Academic journal article
By Kwok, James
Harvard International Review , Vol. 29, No. 1
Canada's population is aging. Demographic findings released by Statistics Canada project the 65 years and older population to rise from 3.92 million in 2001 to roughly 9.2 million people by 2041, or approximately one in four Canadians. The median age for the Canadian population has increased from 29 years old in 1981 to 39 in 2005. Over the same time period, the youth-dependency load, those aged 0 to 14 years of age, as a percentage of the population shrank by 5 percent. This shift in the demographic profile has serious policy implications for Canada. Canadian policymakers will have to deal with both a shrinking labor force and an increased burden on social services.
Though the ultimate causes of the increasing aging of the population are hard to pinpoint, the approximate causes of Canada's senescence are clear--a low mortality rate along with declining birth rates has produced an age distribution with fewer younger-aged cohorts and more old-aged cohorts. Improvements in medical technologies, public health, and hygiene over the last few centuries, along with a host of other factors, have led to lower overall mortality. Furthermore, a decreased need to have more children to ensure infant survival, wider availability of contraceptives, and greater female involvement in the labor force over the last 50 years are also causes for lower fertility rates. Those in prime child-bearing years such as those aged 20 to 24 have seen birth rates plummet from just over 20 percent in 1956 to around 5 percent in 2003.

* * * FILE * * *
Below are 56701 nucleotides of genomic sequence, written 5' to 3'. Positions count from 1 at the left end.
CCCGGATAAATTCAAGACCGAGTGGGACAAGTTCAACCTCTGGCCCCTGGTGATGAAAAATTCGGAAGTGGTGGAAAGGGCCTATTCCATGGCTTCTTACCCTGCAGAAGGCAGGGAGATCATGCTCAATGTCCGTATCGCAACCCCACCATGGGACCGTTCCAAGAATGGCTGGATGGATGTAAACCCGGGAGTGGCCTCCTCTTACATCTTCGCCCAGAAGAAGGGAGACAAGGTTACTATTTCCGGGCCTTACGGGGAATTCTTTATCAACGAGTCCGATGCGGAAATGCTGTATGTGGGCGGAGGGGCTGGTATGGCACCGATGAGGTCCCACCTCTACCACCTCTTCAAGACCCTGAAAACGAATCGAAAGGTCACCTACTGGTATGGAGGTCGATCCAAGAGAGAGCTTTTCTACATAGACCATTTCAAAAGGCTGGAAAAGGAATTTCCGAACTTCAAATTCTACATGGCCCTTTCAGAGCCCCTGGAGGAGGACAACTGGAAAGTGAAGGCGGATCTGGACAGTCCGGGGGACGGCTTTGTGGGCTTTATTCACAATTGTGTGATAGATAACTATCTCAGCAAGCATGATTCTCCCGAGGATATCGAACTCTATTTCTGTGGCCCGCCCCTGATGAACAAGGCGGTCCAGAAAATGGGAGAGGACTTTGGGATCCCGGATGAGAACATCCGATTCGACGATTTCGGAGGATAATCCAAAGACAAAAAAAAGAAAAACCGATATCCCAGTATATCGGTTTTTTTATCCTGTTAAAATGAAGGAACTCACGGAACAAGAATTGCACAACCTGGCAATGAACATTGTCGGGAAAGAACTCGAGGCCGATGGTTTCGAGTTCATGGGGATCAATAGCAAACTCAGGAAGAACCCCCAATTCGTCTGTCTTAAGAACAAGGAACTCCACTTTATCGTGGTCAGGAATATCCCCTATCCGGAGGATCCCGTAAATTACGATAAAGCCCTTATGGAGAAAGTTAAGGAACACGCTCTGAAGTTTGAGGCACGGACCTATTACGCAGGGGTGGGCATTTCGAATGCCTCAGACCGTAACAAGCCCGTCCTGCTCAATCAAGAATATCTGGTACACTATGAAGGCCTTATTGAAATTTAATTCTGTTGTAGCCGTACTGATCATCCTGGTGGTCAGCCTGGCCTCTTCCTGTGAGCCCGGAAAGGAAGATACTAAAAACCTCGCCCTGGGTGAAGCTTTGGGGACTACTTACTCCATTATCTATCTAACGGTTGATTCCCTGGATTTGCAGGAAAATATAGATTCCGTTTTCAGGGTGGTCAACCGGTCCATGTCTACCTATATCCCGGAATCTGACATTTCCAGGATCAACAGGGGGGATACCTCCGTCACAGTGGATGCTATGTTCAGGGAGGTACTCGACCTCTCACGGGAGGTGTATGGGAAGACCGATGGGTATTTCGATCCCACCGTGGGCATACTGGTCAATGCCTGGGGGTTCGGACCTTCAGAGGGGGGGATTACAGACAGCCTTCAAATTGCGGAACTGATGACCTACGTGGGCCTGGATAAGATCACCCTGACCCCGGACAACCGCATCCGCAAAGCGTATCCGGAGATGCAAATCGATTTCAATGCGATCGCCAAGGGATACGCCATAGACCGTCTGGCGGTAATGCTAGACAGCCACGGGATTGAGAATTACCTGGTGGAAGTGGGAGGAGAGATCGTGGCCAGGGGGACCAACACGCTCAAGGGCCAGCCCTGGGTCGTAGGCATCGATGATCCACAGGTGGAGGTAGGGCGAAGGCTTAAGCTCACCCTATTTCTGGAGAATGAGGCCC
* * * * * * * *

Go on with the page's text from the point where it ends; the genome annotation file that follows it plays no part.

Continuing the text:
Lower old-age mortality and higher life expectancy pose serious challenges to Canada's social security system and public finances. The Canadian Pension Plan (CPP), Canada's pension system, will now require reform in order to remain solvent in the future. As Canada's workforce begins to shrink and the number of social security dependents increases, CPP will be unable to cope with larger social security disbursements and fewer received payments. The dependence of senior citizens on social security in Canada makes sustainability all the more important. Roughly half of a Canadian old-age retiree's income comes from social security disbursements from CPP and from Old-Age Security payments, which provide a supplement to CPP income for retirees. For female senior citizens, 60 percent of their incomes come from CPP and Old-Age Security payments. While there have been serious considerations to begin investing pension contributions to convert the CPP into a partially funded system, this will only mitigate but not solve the problem of higher levels of payments and lower levels of revenues funding those payments. …